Statement from Minister Paradis: Human Rights Day

December 10, 2013

The United Nations has called Human Rights Day "our common birth right, our common birthday." As a global community of seven billion people, we are all born free and equal. Human rights belong equally to each of us, without exception. Yet, in many countries around the world, human rights are still not recognized, respected or guaranteed. This makes people—particularly women and children, the disabled and other marginalized groups—vulnerable to poverty, exploitation and insecurity.

Canada ensures that its international development work is consistent with human rights. This is true whether we are funding organizations that improve equitable access to education and health services, or working with developing country governments to pass legislation to protect women’s and children’s rights.

This year marks the 20th anniversary of the United Nations Office of the High Commissioner for Human Rights (OHCHR), which promotes the protection of human rights across the globe. Canada has been proudly supporting the OHCHR’s work since 2005. For example, in Colombia, where we are its largest donor, the OHCHR has helped implement a national policy to combat sexual violence against girls and women. The Office has also advocated for the development of specialized health and psychological services for the victims of sexual and gender-based violence.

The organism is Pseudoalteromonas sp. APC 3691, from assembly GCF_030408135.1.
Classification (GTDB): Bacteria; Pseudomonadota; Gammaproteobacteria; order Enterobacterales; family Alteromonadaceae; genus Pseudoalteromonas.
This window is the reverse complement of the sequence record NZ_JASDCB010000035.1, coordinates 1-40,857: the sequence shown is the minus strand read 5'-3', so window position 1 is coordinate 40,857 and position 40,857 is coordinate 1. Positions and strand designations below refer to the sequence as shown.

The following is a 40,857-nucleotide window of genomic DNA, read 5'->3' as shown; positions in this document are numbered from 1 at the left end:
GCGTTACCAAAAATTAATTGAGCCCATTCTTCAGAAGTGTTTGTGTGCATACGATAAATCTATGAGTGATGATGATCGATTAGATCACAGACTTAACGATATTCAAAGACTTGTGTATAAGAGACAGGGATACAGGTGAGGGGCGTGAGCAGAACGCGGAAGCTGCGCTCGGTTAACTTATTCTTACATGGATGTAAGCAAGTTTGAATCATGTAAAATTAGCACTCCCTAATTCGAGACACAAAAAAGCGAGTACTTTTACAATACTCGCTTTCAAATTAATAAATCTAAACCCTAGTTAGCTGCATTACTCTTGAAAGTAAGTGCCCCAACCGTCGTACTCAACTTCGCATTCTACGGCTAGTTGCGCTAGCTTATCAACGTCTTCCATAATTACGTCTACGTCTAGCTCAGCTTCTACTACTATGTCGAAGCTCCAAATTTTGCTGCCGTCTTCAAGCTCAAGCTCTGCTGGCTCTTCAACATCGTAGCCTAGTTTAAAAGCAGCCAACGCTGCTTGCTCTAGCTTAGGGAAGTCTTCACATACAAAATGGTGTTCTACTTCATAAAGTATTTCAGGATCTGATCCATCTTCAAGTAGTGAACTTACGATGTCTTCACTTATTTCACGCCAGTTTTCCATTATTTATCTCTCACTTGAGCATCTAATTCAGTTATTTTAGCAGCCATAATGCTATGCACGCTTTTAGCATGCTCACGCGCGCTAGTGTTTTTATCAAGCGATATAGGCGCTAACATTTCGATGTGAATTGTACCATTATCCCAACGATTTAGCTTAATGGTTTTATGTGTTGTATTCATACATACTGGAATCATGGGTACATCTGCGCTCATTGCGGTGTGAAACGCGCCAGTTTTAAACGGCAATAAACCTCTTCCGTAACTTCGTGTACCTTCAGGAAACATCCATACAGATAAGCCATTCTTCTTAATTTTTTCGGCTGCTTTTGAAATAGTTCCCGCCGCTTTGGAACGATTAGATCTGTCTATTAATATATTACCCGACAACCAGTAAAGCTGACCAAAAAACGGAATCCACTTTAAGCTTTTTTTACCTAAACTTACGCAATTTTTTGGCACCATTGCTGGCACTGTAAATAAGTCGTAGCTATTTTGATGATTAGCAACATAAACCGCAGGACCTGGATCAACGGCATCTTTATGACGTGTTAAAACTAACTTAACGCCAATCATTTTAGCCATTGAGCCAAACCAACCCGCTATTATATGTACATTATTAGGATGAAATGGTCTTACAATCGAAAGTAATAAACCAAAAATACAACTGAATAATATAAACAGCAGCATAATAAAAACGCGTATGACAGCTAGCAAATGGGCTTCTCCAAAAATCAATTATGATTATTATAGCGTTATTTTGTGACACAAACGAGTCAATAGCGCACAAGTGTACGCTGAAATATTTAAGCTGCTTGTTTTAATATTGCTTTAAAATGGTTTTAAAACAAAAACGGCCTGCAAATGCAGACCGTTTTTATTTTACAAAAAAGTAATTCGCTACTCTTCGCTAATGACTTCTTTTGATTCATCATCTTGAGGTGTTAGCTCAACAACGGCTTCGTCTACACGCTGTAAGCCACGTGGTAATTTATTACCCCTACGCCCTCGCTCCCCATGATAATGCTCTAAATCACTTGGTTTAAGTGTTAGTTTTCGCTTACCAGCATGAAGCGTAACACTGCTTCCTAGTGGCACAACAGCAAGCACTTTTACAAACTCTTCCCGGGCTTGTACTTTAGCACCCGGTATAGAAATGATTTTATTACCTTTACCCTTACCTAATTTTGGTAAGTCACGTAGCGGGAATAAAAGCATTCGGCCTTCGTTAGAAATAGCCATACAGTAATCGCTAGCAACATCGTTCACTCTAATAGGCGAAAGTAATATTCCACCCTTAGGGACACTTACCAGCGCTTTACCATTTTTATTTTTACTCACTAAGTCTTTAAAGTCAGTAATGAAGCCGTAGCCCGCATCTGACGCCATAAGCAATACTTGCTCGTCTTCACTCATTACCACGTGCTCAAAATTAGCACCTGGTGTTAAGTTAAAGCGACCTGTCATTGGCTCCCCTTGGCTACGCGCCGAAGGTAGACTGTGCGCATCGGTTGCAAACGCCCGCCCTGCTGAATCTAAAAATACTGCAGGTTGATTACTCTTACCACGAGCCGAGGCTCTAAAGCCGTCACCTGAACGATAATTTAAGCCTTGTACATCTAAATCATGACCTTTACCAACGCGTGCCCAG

Another great example is Canada's work to improve maternal, newborn and child health. As part of this effort, the Prime Minister recently announced that Canada will work with global partners to advance civil registration and vital statistics in developing countries. In low-income countries, where the need for information is greatest, births and deaths often go unregistered. Civil registration gives people a legal identity and allows them to exercise the rights to which every human being is entitled, such as access to basic education and health services.

It also ensures that when Canada makes a $650 million pledge over three years to the Global Fund to Fight AIDS, Tuberculosis and Malaria, as I announced earlier this month, the investments reach those who need them most, particular marginalized groups with the least access. With Canada’s support, the Global Fund has increased access to life-saving drugs for those most in need and has saved an estimated 8.7 million lives to date, including some 100,000 lives per month in recent years.

Respect for human rights is a core Canadian value. On this day, Canadians can be proud of their government's efforts to promote human rights for all people, especially those who are most vulnerable, marginalized and poor.

Christian Paradis
Minister of International Development and Minister for La Francophonie